In this section, we offer links to articles and documents providing information on 12 classic UFO cases:
Kenneth Arnold, 1947
At 3:00 p.m. on June 24, 1947, Boise, Idaho, businessman Kenneth Arnold, flying his small private airplane from Chehalis to Yakima, Washington, saw a string of nine objects flying in an echelon formation past Mount Rainier. At first he assumed they were jets, but he could see no trails. They covered the 50-mile distance between Rainier and another peak in 1 minute 42 seconds. He estimated their speed to be at least 1,200 mph. The objects swerved in and out of the smaller peaks, flipping from side to side in unison, dipping, and presenting their lateral surfaces, which reflected the bright sunlight. They were in view for about two and a half minutes and were last seen heading south over the last high peak of Mount Adams.
The Roswell Incident, 1947
In early July 1947, rancher W. W. “Mac” Brazel found debris scattered across a square mile of his ranch near Corona, New Mexico. A few days later, he brought some of the debris into the sheriff’s office in Roswell, New Mexico, and the sheriff alerted nearby Roswell Army Air Field about the material. On July 7, Brazel returned to the ranch with Maj. Jesse Marcel and Counter Intelligence Corps Capt. Sheridan Cavitt to examine the site. A gouge starting at the northern end of it extended for 400–500 feet toward the southern end. It looked as if something had touched down and skipped along. The largest piece of debris was recovered at the southern edge of the gouge. The debris was as thin as newsprint, but incredibly strong. There was foil that, when crumpled, unfolded itself without a sign of a wrinkle, I-beams that flexed slightly and had some symbols on them, and material resembling Bakelite. Marcel and Cavitt gathered up as much debris as they could, loaded up their vehicles with it, and returned to Roswell.
Early on July 8, Marcel and Cavitt visited with the Roswell base commander, Col. William Blanchard, who then reported the find to Gen. Roger Ramey at Fort Worth (Tex.) Army Air Field. Ramey ordered them to fly the material to Fort Worth on a B-29 immediately. At 11:00 a.m., Blanchard dictated a press release about the debris recovery to Public Information Officer Lt. Walter Haut, who then delivered the release to radio stations and newspapers in Roswell. By 2:30 p.m., the release reached the Associated Press wire. The story announced that “The army air forces here today announced a flying disc had been found” and by 4:30 p.m., the Roswell Daily Record carried the headline, “RAAF Captures Flying Saucer.” However, in Fort Worth, Ramey issued a statement saying the Roswell officers were fooled and that the material was a Rawin target device suspended by a Neoprene rubber weather balloon.
That is the basic story, but many new details surfaced in 1980 when Stanton Friedman and William L. Moore investigated the case and presented some preliminary findings in Charles Berlitz’s book The Roswell Incident. Kevin D. Randle and Donald R. Schmitt continued exploring leads—some false, many intriguing—throughout the 1990s. Confronted with a complete lack of documentary evidence in official military records, some researchers abandoned the case, accepting the weather balloon theory. Others still suspect a Manhattan Project–level cover-up of what could be the crash of an extraterrestrial spaceship, as the incident took place during the first widely reported UFO wave of the 20th century.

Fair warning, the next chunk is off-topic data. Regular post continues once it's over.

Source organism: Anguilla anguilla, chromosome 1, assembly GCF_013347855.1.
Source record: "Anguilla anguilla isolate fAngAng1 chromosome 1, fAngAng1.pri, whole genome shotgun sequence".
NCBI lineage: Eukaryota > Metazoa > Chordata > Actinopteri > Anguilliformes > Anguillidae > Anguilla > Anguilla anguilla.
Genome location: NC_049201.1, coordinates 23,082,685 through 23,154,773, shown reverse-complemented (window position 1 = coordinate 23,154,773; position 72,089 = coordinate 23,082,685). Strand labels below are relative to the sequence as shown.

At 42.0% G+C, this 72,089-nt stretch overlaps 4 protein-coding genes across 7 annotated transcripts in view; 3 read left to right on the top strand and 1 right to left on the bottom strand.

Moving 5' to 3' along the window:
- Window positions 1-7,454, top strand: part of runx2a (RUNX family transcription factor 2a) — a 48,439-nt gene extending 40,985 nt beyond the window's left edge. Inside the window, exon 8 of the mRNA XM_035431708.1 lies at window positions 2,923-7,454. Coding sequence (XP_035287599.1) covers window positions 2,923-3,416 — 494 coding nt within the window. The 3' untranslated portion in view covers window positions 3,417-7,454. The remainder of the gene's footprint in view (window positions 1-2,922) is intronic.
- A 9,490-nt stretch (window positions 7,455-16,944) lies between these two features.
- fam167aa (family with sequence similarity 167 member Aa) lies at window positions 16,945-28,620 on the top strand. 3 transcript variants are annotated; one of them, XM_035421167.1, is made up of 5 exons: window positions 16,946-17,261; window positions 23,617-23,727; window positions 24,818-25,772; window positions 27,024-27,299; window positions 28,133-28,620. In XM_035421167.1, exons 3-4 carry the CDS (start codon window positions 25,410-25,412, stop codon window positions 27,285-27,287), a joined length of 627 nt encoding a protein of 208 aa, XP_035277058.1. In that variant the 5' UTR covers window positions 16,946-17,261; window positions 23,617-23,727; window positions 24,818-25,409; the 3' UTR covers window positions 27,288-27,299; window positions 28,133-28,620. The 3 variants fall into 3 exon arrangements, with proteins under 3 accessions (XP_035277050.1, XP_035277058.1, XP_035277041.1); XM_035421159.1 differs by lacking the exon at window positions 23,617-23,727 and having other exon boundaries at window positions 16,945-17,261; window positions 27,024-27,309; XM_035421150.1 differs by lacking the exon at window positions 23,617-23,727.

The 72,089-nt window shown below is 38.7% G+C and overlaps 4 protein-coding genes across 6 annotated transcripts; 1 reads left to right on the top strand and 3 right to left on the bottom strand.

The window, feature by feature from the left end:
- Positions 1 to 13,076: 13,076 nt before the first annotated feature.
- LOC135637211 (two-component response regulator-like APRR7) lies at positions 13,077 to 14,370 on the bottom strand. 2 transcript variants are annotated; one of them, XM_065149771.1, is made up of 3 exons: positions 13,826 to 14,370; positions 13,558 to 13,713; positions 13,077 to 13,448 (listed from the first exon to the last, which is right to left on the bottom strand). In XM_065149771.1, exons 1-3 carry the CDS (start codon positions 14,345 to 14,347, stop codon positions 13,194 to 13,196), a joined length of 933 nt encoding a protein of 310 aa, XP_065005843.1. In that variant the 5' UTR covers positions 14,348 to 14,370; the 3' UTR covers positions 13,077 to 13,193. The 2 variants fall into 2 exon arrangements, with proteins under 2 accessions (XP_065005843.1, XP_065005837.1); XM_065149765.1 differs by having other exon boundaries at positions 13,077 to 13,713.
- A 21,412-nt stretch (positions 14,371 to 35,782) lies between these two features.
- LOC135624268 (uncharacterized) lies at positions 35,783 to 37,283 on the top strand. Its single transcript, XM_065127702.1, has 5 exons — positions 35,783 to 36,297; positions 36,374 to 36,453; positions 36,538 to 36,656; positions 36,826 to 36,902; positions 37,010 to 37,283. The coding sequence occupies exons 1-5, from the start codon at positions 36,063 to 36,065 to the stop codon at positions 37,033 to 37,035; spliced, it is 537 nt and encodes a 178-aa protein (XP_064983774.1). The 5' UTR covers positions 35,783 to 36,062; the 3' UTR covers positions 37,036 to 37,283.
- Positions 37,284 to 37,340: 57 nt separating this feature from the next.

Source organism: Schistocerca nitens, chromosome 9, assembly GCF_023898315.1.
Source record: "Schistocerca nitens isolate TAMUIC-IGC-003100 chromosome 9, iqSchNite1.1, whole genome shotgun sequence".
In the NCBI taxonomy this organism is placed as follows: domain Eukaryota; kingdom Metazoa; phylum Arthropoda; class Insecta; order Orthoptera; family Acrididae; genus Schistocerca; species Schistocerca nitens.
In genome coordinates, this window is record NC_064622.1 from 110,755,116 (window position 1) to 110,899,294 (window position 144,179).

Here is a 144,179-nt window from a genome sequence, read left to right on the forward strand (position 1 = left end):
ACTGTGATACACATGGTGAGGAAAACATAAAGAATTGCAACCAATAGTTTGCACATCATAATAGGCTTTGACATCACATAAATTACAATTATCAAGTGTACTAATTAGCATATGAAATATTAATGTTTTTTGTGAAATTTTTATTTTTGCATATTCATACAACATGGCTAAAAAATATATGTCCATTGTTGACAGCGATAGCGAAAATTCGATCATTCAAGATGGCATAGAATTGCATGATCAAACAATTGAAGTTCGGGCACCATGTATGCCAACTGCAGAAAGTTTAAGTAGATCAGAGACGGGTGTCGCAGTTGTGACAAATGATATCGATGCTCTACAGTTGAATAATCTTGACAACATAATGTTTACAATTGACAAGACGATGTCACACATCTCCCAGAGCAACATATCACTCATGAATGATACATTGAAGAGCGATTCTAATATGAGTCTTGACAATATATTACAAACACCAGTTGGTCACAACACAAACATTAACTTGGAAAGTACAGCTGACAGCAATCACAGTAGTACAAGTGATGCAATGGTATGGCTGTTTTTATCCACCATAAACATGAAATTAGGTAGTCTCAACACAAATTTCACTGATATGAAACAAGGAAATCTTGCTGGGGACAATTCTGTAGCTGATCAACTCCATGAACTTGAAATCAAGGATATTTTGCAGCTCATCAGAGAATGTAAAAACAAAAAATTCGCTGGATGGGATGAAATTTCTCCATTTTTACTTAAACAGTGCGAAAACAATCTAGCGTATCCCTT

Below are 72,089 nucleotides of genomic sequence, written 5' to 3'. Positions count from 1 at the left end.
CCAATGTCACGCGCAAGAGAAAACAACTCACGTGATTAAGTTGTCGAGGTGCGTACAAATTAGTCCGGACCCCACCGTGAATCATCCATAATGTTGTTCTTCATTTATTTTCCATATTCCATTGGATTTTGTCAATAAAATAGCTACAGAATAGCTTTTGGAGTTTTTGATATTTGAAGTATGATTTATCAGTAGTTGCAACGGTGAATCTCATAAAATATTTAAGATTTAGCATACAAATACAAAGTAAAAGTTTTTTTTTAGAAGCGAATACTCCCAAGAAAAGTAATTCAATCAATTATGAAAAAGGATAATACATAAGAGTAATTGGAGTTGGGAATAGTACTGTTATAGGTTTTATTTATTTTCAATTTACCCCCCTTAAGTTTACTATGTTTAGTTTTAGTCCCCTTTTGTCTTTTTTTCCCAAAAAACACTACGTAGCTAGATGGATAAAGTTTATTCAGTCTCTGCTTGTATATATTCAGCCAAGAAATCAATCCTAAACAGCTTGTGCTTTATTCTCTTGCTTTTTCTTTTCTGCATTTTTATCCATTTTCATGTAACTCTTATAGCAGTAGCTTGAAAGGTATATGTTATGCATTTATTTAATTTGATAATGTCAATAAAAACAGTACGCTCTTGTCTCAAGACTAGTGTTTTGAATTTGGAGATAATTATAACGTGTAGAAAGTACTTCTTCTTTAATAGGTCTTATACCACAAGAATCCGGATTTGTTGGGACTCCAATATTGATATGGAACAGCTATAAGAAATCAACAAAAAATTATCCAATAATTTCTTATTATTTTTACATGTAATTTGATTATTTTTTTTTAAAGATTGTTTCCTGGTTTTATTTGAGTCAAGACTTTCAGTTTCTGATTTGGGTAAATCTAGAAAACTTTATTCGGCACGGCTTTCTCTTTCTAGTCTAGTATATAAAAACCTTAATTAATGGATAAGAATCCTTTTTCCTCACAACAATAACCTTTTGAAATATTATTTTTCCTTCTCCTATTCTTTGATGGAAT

The Mantell Incident, 1948
On January 7, 1948, at 2:50 p.m., Capt. Thomas F. Mantell Jr., a 25-year-old Kentucky Air National Guard pilot, and three others were flying F-51D fighters to Louisville, Kentucky. After Mantell reported his position to Standiford Field in Louisville, Tech/Sgt. Quinton A. Blackwell at Godman Army Airfield at Fort Knox broke in over the radio to request Mantell to intercept and identify the object. The object maintained a constant angular position as seen from Godman as it apparently moved away at about 240–300 mph at an altitude of 50,000–60,000 feet during most of Mantell’s pursuit. Flying at 300 mph and gradually climbing to about 22,000–23,000 feet, Mantell gradually overtook the UFO from below, past Bowling Green, Kentucky, at about 3:10 p.m. In one of his last radio reports, Mantell said the UFO “appears to be a metallic object or possibly reflection of sun from a metallic object, and it is of tremendous size.” At 3:15 p.m., at 22,500 feet with oxygen running low, two other F-51Ds quit the chase. Mantell continued to 25,000, blacked out, and crashed at 3:18 p.m. about 4 miles south-southwest of Franklin, Kentucky. The UFO disappeared from view behind a cloud at Godman Field at 3:50 p.m.
The US Air Force’s Project Sign staff, still not yet formally organized, were under pressure to come up with some kind of answer, so they quickly floated Venus (offhandedly suggested by Ohio State University astronomer J. Allen Hynek) as an explanation. This implausible explanation was not even believed by the Air Force, but it remained unchallenged for several years. In 1952, Project Blue Book Head Capt. Edward Ruppelt reopened the case and identified the object as a secret Skyhook balloon, although he could not confirm a launch that day. Army veteran Clifford Stone found later that there had been no Skyhook launches since late December. However, Barry J. Greenwood and Robert Todd have tentatively identified the balloon as one launched from Camp Ripley near Little Falls, Minnesota, on January 6.